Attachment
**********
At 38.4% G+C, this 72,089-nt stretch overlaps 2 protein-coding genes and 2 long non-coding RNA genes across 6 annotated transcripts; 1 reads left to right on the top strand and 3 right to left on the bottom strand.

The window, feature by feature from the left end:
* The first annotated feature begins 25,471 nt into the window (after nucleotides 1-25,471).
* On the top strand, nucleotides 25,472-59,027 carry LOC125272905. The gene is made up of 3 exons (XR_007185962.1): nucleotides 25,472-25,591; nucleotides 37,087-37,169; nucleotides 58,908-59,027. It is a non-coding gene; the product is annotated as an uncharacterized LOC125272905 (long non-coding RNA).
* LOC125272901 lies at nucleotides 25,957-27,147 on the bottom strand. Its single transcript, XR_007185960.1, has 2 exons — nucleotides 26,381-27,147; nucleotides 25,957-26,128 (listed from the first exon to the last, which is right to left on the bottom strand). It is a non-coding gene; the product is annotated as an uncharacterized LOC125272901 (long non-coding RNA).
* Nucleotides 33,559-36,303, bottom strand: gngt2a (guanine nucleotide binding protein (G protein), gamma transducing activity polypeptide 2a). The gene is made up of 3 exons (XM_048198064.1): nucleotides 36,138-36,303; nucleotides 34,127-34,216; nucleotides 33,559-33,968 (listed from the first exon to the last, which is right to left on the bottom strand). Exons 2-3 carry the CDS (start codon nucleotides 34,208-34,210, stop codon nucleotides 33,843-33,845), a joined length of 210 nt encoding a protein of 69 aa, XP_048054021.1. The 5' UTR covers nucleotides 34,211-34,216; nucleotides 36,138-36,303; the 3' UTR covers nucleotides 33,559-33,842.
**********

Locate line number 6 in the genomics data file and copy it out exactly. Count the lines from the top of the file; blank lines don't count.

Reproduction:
* Nucleotides 33,559-36,303, bottom strand: gngt2a (guanine nucleotide binding protein (G protein), gamma transducing activity polypeptide 2a). The gene is made up of 3 exons (XM_048198064.1): nucleotides 36,138-36,303; nucleotides 34,127-34,216; nucleotides 33,559-33,968 (listed from the first exon to the last, which is right to left on the bottom strand). Exons 2-3 carry the CDS (start codon nucleotides 34,208-34,210, stop codon nucleotides 33,843-33,845), a joined length of 210 nt encoding a protein of 69 aa, XP_048054021.1. The 5' UTR covers nucleotides 34,211-34,216; nucleotides 36,138-36,303; the 3' UTR covers nucleotides 33,559-33,842.